President Yoweri Museveni has for the second time responded to the World Bank in which he slammed the arrogance and provoking decision by the international money lender to halt any further funding to Uganda over the Anti-Homosexuality Act, 2023.
The World Bank in a statement on August 8, 2023, said it would not entertain any further funding requests coming from the East African country to its Executive Board citing that the adoption of the law “fundamentally contradicts the Group’s values.”
However, in a second response last evening, President Museveni in a lengthy 27-page statement titled, Foreign aid and loans, President Museveni chided Western “imperialist actors” that elect to rebuke or condemn other countries over their own internal and sovereign decisions, as “insufferable”.
“You have to work hard to restrain yourself from exploding with anger. They are so shallow [that] they do not know when and where to stop. It is this shallowness in philosophy, ideology and strategy that interferes with the global efforts to generate [global] consensus,” a furious Museveni wrote.
Museveni also reiterated that foreign aid and loans are welcome and can be of some use if designed and executed by patriots (not neo-colonial agents), but are neither decisive nor indispensable elements for our desired social-economic transformation.
“On the contrary, those loans and aid packages can be a source of distortion and stunted growth, as you can see across Africa. Foreign aid and loans are a source of social and economic transformation, which is why the present is growing. crisis of security and stability in Africa? Look at Guinea-Conakry, Mali, Burkina Faso, Niger, the Central African Republic, the DRC, and Boko Haram in Nigeria, Somalia, Mozambique, etc. Most of these countries have been getting those grants and loans,” said Museveni.
Mr Museveni likened the “intolerant” World Bank and states and institutions that behave like them to “religious fundamentalists” blamed for terrorism activities, warning their unilateral actions were likely to boomerang.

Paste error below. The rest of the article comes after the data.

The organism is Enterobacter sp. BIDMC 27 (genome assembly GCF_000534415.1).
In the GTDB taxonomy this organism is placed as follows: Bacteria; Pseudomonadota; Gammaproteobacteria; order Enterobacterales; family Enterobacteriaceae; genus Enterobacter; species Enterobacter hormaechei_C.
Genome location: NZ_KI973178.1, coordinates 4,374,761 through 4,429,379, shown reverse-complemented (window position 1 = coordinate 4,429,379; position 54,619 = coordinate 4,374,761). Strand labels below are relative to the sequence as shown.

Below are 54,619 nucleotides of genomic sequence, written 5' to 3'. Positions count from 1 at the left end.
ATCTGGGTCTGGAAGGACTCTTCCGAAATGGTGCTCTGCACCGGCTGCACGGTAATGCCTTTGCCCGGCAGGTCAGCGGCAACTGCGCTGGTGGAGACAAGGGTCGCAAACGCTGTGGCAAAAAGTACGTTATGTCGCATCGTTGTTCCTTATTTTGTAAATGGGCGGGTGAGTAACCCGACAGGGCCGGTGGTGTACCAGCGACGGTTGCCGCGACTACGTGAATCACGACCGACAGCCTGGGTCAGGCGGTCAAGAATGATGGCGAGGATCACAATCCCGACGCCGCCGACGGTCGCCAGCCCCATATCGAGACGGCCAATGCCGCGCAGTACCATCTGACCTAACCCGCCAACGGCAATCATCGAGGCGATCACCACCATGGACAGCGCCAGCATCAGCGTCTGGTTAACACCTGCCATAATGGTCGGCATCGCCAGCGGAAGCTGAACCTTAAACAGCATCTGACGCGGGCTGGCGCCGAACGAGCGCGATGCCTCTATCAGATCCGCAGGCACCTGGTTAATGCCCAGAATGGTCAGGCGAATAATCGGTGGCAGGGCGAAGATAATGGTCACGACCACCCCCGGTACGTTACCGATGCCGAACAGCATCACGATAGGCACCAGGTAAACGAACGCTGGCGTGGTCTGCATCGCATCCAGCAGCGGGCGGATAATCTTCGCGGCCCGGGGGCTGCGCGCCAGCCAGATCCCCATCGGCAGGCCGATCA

“This arrogance of some actors creates unnecessary contradictions among partners in that cause [of the global war on terror],” he noted, citing Uganda’s deployment of troops in Somalia and the neighbouring Democratic Republic of Congo to fight extremism.
The very intolerance to different views by these homosexual lobbies is, he argued, in itself is a “bad example”
“How, then, are you different from the religious fundamentalists who are intolerant of other faiths? If you have a certain view-point about homosexuality, we have a different one. Your attempt to coerce us [to acquiesce] puts you together with the chauvinists,” he noted.
The bank in funding freeze statement demanded that Uganda guarantees that projects it bankrolls breach no rights of minorities, including individuals who identify as lesbians, gays, bisexuals, transgender, queer, intersex (LGBTQI)+.
There are about 70 countries around the world, including the West’s Middle East ally Saudi Arabia, that criminalise or provide death penalty for homosexuality and the conflict in Uganda’s case, as is for most of Africa, is centred on protection of traditional and family values against the pro-gay campaigns.
As of December 31, 2022, the World Bank’s portfolio of IDA-financed credits and grants stood at $5.4 billion in commitments, comprising 22 national and 4 regional projects.
The Anti-Homosexuality Act (AHA), 2023 restricts activities of the Lesbian, Gay, Bisexual, Transgender, Queer, & Intersex (LGBTQI+) community in Uganda by introducing penalties including death and life imprisonment for aggravated homosexuality.
Read Museveni’s full speech hereSTATEMENT-BY-H.E.-THE-PRESIDENT-ON-FOREIGN-AID-AND-LOANS-IMMEDIATE-RELEASE